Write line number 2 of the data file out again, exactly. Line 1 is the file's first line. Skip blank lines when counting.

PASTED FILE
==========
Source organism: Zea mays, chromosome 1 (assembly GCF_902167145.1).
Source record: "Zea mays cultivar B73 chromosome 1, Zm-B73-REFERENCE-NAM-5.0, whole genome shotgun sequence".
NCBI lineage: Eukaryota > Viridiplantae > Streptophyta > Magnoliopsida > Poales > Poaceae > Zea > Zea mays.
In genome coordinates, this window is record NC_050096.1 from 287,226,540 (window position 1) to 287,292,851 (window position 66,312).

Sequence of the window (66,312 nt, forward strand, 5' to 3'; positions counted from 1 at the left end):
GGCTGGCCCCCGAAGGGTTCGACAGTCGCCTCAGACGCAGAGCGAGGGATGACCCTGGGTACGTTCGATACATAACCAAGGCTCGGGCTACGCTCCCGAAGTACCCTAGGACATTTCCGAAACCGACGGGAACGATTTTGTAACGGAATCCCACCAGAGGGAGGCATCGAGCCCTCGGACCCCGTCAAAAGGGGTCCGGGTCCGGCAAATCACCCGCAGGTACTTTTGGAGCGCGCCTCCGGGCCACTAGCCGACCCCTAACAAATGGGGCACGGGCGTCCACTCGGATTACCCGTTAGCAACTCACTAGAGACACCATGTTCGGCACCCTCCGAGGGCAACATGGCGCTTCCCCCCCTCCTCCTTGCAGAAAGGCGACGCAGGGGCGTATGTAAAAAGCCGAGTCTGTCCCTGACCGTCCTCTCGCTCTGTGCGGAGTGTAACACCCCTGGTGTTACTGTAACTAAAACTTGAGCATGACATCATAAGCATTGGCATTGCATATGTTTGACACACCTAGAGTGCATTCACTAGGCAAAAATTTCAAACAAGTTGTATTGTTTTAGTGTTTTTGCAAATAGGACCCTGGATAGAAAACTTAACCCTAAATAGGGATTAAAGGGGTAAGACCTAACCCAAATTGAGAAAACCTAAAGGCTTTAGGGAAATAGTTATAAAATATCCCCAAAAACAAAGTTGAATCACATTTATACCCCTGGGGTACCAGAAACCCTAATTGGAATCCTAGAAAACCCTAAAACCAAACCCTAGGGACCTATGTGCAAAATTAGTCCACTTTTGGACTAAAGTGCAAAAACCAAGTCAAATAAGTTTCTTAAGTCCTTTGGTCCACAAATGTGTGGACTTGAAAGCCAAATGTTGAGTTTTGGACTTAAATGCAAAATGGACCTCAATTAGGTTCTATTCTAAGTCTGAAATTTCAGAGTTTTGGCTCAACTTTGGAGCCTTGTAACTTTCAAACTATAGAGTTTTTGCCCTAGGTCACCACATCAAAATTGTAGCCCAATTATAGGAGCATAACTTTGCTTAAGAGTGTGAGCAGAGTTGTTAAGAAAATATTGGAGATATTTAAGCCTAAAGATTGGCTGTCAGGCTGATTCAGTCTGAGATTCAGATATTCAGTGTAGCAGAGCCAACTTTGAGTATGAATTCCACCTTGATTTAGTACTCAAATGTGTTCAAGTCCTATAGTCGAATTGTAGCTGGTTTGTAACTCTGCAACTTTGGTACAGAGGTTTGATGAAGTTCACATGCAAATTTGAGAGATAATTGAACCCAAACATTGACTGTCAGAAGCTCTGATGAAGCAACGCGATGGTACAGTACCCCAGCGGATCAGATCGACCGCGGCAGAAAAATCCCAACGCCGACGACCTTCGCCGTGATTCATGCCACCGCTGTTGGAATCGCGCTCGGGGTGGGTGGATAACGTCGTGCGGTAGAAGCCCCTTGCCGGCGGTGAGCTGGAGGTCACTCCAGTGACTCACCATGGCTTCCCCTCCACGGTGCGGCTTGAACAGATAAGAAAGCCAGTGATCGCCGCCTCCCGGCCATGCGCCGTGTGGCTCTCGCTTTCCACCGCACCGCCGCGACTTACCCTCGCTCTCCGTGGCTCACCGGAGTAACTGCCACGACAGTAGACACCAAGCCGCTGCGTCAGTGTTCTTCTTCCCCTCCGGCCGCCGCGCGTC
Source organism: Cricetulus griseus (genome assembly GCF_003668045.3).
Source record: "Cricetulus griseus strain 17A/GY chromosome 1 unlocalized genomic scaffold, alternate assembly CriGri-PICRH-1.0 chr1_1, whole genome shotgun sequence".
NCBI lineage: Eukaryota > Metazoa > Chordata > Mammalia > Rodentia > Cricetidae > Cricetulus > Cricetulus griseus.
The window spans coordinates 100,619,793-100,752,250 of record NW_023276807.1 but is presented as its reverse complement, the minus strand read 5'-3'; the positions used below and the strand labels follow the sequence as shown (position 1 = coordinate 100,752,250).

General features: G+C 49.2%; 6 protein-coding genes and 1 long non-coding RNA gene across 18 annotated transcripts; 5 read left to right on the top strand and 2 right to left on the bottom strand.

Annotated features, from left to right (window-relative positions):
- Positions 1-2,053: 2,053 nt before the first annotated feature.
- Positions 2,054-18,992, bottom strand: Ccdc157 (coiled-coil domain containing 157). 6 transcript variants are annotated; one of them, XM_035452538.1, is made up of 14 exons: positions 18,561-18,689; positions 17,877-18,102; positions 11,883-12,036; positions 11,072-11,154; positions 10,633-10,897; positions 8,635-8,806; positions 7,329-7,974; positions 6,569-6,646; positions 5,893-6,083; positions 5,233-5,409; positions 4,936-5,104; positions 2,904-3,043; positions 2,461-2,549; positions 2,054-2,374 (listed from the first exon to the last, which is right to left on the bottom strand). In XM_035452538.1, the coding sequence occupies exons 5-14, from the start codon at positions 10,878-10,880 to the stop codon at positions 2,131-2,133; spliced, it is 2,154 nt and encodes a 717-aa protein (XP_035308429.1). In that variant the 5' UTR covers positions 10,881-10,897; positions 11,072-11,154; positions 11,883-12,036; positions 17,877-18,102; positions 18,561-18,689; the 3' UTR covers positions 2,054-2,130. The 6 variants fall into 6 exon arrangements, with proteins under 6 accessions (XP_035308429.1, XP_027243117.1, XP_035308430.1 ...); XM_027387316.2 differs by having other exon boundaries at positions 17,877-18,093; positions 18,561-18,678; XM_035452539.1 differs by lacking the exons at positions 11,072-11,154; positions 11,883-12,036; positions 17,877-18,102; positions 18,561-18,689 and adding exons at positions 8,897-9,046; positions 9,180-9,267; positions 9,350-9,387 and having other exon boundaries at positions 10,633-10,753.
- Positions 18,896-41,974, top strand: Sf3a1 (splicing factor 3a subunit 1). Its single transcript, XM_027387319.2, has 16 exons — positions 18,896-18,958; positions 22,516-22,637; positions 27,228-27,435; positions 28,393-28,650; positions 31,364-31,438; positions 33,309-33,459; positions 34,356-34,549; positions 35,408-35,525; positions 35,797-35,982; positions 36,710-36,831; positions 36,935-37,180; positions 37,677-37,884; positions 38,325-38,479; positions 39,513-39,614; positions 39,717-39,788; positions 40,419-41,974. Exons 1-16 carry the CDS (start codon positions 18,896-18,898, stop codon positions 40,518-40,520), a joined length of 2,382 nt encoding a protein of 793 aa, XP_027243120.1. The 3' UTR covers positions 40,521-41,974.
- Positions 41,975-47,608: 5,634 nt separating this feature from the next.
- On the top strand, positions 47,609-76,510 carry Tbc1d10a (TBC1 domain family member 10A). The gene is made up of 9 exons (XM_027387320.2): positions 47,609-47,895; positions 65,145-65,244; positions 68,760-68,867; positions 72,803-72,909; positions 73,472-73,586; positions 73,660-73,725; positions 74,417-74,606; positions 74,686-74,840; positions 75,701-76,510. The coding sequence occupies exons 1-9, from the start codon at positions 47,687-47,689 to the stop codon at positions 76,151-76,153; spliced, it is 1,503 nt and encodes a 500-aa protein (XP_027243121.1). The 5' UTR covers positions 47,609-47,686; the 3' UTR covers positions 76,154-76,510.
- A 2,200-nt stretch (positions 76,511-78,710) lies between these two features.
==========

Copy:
Source record: "Zea mays cultivar B73 chromosome 1, Zm-B73-REFERENCE-NAM-5.0, whole genome shotgun sequence".